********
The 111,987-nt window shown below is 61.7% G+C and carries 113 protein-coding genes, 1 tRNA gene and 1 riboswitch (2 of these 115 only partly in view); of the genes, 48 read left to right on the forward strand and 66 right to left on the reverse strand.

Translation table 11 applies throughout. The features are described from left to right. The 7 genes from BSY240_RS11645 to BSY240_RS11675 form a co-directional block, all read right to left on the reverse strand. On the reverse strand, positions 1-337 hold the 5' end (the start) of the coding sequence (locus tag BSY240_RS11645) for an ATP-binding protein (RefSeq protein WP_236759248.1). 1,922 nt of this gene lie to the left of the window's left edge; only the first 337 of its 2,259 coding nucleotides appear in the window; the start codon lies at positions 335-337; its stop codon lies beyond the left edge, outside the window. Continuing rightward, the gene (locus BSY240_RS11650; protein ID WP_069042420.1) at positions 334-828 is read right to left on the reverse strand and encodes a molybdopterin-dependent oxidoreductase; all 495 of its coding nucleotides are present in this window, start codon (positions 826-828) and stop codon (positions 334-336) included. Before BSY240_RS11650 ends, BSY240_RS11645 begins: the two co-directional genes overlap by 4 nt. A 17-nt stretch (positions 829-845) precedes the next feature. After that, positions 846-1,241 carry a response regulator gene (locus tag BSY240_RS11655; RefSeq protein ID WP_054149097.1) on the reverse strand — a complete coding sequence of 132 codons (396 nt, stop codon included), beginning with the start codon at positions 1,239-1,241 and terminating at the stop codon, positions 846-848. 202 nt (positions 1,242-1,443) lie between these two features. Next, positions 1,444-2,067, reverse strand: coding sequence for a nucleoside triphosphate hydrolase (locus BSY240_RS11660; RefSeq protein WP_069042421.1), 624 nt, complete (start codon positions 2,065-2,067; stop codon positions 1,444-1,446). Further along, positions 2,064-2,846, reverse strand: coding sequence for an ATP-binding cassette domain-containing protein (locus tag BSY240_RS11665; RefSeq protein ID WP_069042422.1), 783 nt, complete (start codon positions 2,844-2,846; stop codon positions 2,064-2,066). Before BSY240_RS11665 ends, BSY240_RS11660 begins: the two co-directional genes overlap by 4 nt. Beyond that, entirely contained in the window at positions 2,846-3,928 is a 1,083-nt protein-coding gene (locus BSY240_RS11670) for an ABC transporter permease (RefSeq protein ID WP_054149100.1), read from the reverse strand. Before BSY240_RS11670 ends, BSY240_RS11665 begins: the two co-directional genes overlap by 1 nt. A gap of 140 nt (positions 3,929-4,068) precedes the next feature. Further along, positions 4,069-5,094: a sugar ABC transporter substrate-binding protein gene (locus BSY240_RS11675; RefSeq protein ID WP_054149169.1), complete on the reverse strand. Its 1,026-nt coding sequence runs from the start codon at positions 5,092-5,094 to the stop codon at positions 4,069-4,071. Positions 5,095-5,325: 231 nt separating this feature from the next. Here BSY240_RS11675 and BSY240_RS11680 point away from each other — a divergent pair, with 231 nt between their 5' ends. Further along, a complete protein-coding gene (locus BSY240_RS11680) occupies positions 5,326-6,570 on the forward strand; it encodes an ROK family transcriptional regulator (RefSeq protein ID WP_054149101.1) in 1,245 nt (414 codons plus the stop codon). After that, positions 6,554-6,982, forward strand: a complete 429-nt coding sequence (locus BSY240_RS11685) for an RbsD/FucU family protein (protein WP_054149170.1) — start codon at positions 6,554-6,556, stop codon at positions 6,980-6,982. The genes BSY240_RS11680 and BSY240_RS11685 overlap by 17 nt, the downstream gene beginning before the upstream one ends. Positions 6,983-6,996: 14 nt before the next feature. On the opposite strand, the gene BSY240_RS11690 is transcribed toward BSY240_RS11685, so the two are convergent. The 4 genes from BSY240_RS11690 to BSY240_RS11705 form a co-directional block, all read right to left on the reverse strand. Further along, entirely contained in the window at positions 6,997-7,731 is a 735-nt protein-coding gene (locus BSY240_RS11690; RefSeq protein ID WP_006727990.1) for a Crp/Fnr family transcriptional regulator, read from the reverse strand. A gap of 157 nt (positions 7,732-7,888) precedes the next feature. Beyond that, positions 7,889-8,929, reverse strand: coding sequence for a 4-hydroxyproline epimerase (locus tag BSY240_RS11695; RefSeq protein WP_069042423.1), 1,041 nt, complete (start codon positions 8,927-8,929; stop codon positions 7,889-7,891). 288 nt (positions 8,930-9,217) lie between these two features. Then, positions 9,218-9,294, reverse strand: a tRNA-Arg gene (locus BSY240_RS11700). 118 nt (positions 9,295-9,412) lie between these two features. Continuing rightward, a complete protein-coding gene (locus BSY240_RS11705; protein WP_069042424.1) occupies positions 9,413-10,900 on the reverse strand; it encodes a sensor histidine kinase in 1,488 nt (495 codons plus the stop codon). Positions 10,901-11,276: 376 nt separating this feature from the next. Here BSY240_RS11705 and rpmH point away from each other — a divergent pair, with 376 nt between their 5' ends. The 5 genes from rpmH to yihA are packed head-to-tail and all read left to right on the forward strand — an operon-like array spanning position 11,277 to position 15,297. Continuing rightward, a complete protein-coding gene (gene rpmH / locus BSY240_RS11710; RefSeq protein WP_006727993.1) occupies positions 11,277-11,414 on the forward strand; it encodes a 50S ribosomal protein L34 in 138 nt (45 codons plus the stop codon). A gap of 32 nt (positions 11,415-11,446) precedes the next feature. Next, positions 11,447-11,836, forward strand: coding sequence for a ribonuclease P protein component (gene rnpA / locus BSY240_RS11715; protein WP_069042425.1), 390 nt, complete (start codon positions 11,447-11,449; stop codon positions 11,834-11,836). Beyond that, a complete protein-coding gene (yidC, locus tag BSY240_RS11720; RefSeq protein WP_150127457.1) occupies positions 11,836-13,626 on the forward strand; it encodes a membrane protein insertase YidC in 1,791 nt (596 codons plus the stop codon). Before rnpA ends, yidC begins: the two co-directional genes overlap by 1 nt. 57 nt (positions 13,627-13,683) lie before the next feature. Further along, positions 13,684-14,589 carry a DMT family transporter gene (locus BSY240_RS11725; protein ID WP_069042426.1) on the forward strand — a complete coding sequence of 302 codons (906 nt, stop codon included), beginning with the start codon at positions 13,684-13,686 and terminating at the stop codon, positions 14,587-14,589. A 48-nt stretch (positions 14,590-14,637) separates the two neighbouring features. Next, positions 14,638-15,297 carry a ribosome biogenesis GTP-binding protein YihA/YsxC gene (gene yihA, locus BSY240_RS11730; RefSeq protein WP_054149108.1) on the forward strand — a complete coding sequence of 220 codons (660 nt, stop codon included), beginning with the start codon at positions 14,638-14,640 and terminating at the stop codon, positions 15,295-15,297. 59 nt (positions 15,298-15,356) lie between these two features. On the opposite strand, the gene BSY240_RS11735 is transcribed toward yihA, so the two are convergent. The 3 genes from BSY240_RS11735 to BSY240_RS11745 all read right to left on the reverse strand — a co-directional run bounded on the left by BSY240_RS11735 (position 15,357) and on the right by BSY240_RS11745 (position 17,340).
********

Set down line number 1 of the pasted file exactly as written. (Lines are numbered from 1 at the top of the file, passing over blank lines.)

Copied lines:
The 111,987-nt window shown below is 61.7% G+C and carries 113 protein-coding genes, 1 tRNA gene and 1 riboswitch (2 of these 115 only partly in view); of the genes, 48 read left to right on the forward strand and 66 right to left on the reverse strand.